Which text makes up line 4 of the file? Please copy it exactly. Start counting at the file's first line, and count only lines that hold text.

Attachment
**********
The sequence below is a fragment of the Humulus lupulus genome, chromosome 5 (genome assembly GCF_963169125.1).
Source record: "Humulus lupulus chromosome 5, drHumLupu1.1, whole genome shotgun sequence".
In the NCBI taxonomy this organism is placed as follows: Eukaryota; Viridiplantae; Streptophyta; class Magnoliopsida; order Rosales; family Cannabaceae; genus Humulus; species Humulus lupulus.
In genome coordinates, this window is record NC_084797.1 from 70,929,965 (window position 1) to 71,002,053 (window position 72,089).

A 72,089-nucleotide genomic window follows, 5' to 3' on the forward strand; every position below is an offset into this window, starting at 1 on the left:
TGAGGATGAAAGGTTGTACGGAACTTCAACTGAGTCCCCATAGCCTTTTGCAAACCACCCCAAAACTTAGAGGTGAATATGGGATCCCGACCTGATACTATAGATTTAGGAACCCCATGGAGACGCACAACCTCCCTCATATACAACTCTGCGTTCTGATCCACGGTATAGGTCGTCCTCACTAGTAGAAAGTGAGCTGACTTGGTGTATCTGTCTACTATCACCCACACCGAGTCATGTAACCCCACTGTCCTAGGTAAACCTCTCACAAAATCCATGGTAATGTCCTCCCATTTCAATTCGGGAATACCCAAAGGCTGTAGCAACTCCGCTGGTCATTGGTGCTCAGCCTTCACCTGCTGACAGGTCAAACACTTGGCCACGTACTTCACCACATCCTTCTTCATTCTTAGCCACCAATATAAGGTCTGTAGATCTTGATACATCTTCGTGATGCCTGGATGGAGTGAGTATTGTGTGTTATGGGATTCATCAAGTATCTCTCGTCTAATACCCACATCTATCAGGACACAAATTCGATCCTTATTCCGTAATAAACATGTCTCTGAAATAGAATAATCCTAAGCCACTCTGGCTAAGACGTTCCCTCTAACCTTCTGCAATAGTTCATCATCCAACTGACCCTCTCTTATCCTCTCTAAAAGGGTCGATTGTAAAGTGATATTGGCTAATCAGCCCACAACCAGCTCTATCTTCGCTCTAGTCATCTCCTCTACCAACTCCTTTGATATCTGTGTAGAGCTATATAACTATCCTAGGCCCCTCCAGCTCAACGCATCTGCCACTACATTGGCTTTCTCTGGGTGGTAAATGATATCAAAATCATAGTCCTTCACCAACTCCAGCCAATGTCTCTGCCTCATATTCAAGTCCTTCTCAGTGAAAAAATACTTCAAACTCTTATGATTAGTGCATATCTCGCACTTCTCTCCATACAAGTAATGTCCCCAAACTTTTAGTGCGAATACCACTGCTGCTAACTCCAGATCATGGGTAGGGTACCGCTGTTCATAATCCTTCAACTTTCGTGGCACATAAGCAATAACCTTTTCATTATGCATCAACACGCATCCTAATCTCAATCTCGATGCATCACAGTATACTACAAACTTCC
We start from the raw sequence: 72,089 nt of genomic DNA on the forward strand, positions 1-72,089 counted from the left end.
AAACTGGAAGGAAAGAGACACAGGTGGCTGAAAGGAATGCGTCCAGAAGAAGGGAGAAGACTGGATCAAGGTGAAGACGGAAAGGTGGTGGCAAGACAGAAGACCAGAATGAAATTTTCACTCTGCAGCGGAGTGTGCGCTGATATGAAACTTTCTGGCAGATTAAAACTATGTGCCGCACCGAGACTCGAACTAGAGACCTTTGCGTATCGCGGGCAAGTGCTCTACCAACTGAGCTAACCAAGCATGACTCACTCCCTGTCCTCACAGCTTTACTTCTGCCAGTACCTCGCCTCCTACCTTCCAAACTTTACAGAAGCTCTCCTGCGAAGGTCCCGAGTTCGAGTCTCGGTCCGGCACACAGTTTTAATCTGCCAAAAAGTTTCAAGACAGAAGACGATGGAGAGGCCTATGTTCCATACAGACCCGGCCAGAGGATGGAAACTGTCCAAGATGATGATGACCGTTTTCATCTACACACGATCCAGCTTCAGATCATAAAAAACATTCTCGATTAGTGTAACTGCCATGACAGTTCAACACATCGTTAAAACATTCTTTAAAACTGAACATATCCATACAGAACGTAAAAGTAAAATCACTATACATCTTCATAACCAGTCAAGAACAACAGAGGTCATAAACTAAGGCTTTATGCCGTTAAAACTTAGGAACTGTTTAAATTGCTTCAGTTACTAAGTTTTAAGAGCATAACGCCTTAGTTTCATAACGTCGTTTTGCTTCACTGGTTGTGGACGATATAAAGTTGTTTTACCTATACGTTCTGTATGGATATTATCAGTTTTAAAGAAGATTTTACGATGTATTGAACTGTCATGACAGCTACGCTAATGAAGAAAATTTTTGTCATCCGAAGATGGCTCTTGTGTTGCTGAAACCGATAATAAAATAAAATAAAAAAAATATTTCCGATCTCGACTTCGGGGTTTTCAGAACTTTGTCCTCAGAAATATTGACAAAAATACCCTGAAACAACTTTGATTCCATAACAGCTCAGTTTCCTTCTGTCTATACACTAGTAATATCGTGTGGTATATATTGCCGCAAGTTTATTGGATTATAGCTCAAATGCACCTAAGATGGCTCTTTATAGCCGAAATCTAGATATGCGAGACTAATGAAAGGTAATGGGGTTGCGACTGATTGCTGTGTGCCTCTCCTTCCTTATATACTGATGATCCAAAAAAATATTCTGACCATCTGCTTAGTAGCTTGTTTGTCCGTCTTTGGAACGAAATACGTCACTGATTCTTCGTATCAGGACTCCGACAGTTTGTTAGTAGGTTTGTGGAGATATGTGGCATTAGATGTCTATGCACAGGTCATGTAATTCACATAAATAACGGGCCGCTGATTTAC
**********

In genome coordinates, this window is record NC_084797.1 from 70,929,965 (window position 1) to 71,002,053 (window position 72,089).